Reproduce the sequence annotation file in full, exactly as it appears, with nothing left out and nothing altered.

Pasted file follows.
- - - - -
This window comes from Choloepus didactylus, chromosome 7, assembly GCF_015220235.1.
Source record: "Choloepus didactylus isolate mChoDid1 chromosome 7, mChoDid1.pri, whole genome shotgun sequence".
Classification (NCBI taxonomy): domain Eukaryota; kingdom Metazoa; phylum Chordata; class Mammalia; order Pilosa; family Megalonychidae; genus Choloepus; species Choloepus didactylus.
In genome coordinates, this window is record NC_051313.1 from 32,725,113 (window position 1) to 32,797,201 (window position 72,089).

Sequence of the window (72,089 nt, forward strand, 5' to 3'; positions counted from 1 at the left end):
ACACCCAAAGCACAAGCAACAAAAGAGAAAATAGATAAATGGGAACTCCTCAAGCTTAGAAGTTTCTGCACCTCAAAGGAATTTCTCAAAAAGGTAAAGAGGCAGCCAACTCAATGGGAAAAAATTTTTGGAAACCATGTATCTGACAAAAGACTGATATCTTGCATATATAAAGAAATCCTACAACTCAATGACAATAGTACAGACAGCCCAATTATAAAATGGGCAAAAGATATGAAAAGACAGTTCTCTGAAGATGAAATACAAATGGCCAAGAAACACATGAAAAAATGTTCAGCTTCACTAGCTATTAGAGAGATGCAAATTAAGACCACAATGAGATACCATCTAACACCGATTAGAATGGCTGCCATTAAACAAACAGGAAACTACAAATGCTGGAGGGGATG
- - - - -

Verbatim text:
This window comes from Choloepus didactylus, chromosome 7, assembly GCF_015220235.1.
Source record: "Choloepus didactylus isolate mChoDid1 chromosome 7, mChoDid1.pri, whole genome shotgun sequence".
Classification (NCBI taxonomy): domain Eukaryota; kingdom Metazoa; phylum Chordata; class Mammalia; order Pilosa; family Megalonychidae; genus Choloepus; species Choloepus didactylus.
In genome coordinates, this window is record NC_051313.1 from 32,725,113 (window position 1) to 32,797,201 (window position 72,089).

Sequence of the window (72,089 nt, forward strand, 5' to 3'; positions counted from 1 at the left end):
ACACCCAAAGCACAAGCAACAAAAGAGAAAATAGATAAATGGGAACTCCTCAAGCTTAGAAGTTTCTGCACCTCAAAGGAATTTCTCAAAAAGGTAAAGAGGCAGCCAACTCAATGGGAAAAAATTTTTGGAAACCATGTATCTGACAAAAGACTGATATCTTGCATATATAAAGAAATCCTACAACTCAATGACAATAGTACAGACAGCCCAATTATAAAATGGGCAAAAGATATGAAAAGACAGTTCTCTGAAGATGAAATACAAATGGCCAAGAAACACATGAAAAAATGTTCAGCTTCACTAGCTATTAGAGAGATGCAAATTAAGACCACAATGAGATACCATCTAACACCGATTAGAATGGCTGCCATTAAACAAACAGGAAACTACAAATGCTGGAGGGGATG